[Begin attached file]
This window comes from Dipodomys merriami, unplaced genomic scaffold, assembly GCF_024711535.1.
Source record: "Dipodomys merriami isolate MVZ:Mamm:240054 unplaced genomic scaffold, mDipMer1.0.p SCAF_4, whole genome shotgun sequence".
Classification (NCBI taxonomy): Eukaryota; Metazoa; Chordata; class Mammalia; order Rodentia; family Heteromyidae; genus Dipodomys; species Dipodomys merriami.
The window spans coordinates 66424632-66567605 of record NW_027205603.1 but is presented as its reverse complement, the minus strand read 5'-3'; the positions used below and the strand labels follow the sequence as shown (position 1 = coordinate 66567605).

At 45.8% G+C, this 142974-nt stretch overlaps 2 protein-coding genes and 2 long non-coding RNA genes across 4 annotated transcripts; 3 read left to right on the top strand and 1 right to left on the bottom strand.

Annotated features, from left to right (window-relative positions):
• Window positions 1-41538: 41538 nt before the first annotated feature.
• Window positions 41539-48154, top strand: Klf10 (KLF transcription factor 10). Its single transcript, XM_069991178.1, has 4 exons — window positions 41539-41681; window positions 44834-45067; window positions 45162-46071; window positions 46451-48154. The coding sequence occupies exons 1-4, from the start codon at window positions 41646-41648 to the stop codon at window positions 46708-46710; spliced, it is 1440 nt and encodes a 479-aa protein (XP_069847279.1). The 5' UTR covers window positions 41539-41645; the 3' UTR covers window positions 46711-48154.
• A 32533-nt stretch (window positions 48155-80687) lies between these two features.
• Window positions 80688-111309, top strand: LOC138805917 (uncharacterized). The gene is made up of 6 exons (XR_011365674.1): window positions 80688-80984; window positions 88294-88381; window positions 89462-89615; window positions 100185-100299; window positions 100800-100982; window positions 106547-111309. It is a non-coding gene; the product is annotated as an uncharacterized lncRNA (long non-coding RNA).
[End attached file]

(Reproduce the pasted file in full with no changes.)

This window comes from Dipodomys merriami, unplaced genomic scaffold, assembly GCF_024711535.1.
Source record: "Dipodomys merriami isolate MVZ:Mamm:240054 unplaced genomic scaffold, mDipMer1.0.p SCAF_4, whole genome shotgun sequence".
Classification (NCBI taxonomy): Eukaryota; Metazoa; Chordata; class Mammalia; order Rodentia; family Heteromyidae; genus Dipodomys; species Dipodomys merriami.
The window spans coordinates 66424632-66567605 of record NW_027205603.1 but is presented as its reverse complement, the minus strand read 5'-3'; the positions used below and the strand labels follow the sequence as shown (position 1 = coordinate 66567605).

At 45.8% G+C, this 142974-nt stretch overlaps 2 protein-coding genes and 2 long non-coding RNA genes across 4 annotated transcripts; 3 read left to right on the top strand and 1 right to left on the bottom strand.

Annotated features, from left to right (window-relative positions):
• Window positions 1-41538: 41538 nt before the first annotated feature.
• Window positions 41539-48154, top strand: Klf10 (KLF transcription factor 10). Its single transcript, XM_069991178.1, has 4 exons — window positions 41539-41681; window positions 44834-45067; window positions 45162-46071; window positions 46451-48154. The coding sequence occupies exons 1-4, from the start codon at window positions 41646-41648 to the stop codon at window positions 46708-46710; spliced, it is 1440 nt and encodes a 479-aa protein (XP_069847279.1). The 5' UTR covers window positions 41539-41645; the 3' UTR covers window positions 46711-48154.
• A 32533-nt stretch (window positions 48155-80687) lies between these two features.
• Window positions 80688-111309, top strand: LOC138805917 (uncharacterized). The gene is made up of 6 exons (XR_011365674.1): window positions 80688-80984; window positions 88294-88381; window positions 89462-89615; window positions 100185-100299; window positions 100800-100982; window positions 106547-111309. It is a non-coding gene; the product is annotated as an uncharacterized lncRNA (long non-coding RNA).